Kammy pointed me pointed me to an excellent article by Kate Harding in Salon. It’s a reminder of the inconvenient facts that some people would prefer to forget about Roman Polanski.
Can we do that? Can we take a moment to think about all that, and about the fact that Polanski pled guilty to unlawful sex with a minor, before we start talking about what a victim he is? Because that would be great, and not nearly enough people seem to be doing it.
Second, Polanski was “demonized by the press” because he raped a child, and was convicted because he pled guilty. He “feared heavy sentencing” because drugging and raping a child is generally frowned upon by the legal system. Shore really wants us to pity him because of these things? (And, I am not making this up, boycott the entire country of Switzerland for arresting him.)
Polanski is in many of the categories of people we want to believe can’t commit rape: rich, respected, charming, intelligent. He’s also in a few special categories: Holocaust survivor, relative of a Manson Family victim, long-unpunished fugitive. I know that we don’t want to associate guilt with any of these categories–but that means nothing more than the fact that we have to work harder to think about what actually happened.
In addition to Harding’s reminders, here are a few more:
- The rich don’t commit significantly less crime than any other demographic, and their punishment is generally inversely proportional to their resources rather than directly proportional to the crime’s impact on society.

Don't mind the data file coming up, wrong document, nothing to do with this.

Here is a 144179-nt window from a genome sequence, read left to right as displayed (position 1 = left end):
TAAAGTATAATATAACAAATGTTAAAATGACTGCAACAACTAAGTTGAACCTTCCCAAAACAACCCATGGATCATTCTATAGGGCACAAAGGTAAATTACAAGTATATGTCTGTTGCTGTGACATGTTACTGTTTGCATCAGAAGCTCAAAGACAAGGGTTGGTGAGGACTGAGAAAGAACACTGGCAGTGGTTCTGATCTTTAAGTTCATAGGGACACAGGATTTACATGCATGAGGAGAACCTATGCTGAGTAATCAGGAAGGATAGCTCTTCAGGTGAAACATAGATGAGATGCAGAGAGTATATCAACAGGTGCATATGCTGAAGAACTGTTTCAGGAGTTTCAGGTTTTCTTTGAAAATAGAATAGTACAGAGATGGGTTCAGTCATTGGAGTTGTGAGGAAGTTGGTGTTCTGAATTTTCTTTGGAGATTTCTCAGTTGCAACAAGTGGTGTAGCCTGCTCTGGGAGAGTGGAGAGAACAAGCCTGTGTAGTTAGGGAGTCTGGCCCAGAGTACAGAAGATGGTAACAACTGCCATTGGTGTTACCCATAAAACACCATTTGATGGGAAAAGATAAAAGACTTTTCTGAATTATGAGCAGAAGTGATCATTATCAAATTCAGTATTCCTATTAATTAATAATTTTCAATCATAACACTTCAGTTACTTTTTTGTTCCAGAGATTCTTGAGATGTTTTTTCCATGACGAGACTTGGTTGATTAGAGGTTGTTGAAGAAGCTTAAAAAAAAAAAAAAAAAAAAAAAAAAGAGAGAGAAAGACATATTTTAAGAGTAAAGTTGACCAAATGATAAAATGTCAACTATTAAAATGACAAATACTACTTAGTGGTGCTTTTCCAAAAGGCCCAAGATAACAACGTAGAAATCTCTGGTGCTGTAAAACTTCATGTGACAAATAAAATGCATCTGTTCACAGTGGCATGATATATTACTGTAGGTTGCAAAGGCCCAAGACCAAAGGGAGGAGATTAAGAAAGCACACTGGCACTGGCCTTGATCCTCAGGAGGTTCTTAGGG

- Respect is based only on what we know of a person–their public side.
- Charm is an excellent way of getting what you want, which people can get very used to.
- Intelligence is much like charm in this respect.
- Victimhood does not keep people from victimizing others. In fact, it increases the chances. However, the vast majority of victims manage not to drug people they want to have sex with or ignore them when they say, “No.”
- There are many people who helped Polanski comfortably escape custody this long, many people who worked with him in places where he could not be extradited. This tells us something about them and the accommodations they’ve made, but it tells us nothing about the rape.
But enough of me. Go read Harding.